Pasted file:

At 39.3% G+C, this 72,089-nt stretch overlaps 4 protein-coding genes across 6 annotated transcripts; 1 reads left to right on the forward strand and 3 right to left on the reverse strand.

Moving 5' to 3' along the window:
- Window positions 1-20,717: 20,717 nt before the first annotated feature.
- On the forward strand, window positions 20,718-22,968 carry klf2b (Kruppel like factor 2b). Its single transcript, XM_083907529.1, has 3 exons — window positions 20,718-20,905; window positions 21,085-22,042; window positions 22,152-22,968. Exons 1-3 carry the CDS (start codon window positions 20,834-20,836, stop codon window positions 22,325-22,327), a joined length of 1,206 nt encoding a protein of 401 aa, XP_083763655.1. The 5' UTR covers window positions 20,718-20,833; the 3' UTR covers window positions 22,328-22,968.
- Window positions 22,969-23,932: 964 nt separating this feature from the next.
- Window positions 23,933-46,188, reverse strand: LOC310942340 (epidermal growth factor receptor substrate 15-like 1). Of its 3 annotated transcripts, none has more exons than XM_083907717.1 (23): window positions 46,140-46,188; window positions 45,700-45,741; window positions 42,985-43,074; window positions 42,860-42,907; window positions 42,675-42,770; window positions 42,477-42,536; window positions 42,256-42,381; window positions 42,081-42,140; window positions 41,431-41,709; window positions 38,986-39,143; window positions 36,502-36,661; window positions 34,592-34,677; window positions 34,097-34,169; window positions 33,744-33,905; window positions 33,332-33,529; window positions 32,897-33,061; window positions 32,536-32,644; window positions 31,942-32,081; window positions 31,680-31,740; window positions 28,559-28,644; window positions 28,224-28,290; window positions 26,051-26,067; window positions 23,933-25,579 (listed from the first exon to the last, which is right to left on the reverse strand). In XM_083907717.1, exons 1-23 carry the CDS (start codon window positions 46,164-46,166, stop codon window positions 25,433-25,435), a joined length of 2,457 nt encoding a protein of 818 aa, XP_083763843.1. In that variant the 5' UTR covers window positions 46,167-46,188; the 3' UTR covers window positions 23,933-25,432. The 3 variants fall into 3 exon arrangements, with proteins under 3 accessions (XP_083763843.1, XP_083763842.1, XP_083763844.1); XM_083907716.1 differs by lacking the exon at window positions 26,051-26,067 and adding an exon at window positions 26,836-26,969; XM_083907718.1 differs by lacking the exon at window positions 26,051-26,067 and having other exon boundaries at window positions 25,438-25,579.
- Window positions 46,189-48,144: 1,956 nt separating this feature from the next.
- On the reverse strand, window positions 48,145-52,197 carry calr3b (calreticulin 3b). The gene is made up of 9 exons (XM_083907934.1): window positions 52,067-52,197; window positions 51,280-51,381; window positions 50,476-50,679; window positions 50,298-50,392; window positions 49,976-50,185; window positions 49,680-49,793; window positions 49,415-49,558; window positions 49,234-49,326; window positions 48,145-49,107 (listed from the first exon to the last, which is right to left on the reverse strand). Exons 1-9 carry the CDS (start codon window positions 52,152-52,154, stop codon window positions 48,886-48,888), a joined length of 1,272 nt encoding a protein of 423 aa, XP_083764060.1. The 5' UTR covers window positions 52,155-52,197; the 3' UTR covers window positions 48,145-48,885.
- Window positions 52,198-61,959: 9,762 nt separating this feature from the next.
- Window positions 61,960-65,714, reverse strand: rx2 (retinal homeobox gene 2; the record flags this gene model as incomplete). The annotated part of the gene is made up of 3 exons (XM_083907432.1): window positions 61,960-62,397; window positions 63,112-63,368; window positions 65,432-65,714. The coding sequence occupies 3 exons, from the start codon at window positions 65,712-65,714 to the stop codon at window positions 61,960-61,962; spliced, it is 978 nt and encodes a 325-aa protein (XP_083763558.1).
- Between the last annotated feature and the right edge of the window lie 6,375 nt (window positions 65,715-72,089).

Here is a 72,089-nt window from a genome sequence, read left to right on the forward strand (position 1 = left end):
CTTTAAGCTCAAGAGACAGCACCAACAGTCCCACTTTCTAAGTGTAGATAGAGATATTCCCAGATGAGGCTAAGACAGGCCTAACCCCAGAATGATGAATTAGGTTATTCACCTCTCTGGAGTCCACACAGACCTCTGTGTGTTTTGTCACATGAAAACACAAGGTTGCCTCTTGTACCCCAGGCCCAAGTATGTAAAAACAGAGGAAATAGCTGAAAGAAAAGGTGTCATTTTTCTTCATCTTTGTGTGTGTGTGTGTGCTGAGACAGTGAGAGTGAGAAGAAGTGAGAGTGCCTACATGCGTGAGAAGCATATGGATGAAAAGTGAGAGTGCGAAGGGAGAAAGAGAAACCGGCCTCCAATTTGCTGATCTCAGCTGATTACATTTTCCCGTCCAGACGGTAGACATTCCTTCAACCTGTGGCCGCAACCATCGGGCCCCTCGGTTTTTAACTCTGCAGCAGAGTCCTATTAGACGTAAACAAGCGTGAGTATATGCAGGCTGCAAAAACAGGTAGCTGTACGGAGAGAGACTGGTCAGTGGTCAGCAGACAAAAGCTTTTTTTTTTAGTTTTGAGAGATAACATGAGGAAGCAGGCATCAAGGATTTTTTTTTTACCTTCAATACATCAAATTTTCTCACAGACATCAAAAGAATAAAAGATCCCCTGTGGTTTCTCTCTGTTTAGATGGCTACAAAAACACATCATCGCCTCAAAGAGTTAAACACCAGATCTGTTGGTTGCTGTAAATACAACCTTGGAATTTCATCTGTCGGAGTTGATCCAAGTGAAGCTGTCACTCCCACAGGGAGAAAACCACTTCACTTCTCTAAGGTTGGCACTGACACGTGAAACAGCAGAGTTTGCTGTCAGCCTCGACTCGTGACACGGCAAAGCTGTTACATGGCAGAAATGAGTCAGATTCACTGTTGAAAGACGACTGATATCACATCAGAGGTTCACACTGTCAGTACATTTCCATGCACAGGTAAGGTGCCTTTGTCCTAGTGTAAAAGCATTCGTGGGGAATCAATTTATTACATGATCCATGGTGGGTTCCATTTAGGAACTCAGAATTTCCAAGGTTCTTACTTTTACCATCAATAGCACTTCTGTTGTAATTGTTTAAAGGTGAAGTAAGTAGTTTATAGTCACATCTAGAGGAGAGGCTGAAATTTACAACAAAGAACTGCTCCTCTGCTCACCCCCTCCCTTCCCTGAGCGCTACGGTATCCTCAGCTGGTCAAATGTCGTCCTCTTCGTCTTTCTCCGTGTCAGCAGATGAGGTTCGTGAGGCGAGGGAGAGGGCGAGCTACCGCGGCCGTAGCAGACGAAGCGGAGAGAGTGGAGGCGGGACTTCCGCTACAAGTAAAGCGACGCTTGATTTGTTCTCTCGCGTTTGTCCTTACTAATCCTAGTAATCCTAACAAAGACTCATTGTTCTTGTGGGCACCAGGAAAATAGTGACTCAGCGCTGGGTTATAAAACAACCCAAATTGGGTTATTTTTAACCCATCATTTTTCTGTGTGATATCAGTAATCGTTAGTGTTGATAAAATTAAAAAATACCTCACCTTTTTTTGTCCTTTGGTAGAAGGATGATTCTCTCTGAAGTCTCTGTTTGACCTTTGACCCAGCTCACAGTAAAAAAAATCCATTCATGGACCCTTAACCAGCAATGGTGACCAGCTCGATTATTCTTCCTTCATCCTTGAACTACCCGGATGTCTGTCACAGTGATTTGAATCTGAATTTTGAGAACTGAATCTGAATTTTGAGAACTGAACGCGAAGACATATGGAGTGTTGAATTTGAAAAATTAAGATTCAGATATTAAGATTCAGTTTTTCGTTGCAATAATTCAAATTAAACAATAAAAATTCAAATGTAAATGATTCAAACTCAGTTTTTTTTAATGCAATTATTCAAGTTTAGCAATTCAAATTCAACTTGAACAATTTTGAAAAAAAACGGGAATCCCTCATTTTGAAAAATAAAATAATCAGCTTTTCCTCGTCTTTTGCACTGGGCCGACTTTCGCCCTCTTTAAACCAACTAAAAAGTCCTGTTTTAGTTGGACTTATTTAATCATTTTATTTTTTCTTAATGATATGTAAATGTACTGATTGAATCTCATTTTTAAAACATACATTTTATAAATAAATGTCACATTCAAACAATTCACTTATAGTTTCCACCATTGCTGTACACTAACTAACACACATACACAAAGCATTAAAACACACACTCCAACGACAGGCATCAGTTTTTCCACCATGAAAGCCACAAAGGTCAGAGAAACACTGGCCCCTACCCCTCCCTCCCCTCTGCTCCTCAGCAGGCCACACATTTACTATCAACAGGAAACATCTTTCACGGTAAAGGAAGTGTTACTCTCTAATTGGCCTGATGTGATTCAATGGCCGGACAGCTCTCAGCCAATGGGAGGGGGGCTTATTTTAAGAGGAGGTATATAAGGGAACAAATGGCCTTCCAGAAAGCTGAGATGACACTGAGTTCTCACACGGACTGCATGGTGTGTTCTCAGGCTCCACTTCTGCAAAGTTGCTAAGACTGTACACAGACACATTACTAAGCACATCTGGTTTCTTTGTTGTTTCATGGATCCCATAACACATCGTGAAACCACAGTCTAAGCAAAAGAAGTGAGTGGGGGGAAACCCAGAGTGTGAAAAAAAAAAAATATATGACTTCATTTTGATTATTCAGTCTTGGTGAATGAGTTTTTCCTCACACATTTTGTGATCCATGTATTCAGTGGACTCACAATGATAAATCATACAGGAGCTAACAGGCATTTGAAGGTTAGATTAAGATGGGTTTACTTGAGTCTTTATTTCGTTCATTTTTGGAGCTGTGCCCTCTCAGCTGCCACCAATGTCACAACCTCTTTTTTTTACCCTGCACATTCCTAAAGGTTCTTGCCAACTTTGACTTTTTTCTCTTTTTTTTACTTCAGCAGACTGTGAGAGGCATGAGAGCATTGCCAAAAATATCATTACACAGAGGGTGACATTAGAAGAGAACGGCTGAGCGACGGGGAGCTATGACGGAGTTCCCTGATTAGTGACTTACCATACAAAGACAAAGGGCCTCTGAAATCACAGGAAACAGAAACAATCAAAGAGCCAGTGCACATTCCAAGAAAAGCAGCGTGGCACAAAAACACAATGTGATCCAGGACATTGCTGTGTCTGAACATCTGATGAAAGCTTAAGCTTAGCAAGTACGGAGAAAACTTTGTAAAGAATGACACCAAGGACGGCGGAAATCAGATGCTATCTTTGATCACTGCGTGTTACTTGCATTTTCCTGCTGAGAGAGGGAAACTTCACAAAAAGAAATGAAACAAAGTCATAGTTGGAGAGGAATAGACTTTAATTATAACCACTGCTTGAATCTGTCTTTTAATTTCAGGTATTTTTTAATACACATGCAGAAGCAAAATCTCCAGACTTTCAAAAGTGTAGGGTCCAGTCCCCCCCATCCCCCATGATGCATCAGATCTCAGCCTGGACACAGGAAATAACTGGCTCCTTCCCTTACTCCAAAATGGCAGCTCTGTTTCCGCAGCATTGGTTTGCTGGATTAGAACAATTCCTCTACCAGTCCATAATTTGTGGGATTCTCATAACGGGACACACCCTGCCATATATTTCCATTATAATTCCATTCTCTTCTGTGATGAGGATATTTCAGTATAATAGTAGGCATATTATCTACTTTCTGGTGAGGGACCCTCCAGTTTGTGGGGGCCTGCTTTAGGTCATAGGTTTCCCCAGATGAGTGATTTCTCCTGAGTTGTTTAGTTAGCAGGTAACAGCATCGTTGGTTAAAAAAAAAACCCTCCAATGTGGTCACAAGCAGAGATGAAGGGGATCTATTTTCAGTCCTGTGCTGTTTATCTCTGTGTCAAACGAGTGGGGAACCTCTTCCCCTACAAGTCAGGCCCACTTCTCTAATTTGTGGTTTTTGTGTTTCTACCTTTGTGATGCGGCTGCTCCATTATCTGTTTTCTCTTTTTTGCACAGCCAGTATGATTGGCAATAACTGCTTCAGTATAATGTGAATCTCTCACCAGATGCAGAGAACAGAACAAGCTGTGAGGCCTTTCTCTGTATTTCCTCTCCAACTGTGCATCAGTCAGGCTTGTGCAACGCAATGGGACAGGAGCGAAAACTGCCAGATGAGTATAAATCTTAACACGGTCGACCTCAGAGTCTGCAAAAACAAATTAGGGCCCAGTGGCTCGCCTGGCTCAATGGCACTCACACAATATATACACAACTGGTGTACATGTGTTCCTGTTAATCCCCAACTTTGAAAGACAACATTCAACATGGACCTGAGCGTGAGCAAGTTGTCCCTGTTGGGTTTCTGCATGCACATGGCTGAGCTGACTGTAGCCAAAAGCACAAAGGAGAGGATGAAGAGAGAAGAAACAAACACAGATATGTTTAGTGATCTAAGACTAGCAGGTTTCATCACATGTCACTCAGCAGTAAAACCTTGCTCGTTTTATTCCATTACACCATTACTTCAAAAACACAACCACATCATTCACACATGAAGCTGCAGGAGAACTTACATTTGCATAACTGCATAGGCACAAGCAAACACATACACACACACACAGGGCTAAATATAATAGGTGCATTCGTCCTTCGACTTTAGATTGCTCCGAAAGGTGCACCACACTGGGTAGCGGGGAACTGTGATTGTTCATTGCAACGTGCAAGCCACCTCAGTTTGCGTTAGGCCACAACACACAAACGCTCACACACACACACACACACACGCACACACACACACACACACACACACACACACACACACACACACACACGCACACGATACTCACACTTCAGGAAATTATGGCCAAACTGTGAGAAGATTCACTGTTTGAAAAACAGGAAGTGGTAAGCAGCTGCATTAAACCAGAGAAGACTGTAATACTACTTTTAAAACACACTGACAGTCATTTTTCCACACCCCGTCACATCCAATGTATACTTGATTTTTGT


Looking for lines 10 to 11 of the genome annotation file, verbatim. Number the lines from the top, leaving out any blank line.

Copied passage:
- Window positions 61,960-65,714, reverse strand: rx2 (retinal homeobox gene 2; the record flags this gene model as incomplete). The annotated part of the gene is made up of 3 exons (XM_083907432.1): window positions 61,960-62,397; window positions 63,112-63,368; window positions 65,432-65,714. The coding sequence occupies 3 exons, from the start codon at window positions 65,712-65,714 to the stop codon at window positions 61,960-61,962; spliced, it is 978 nt and encodes a 325-aa protein (XP_083763558.1).
- Between the last annotated feature and the right edge of the window lie 6,375 nt (window positions 65,715-72,089).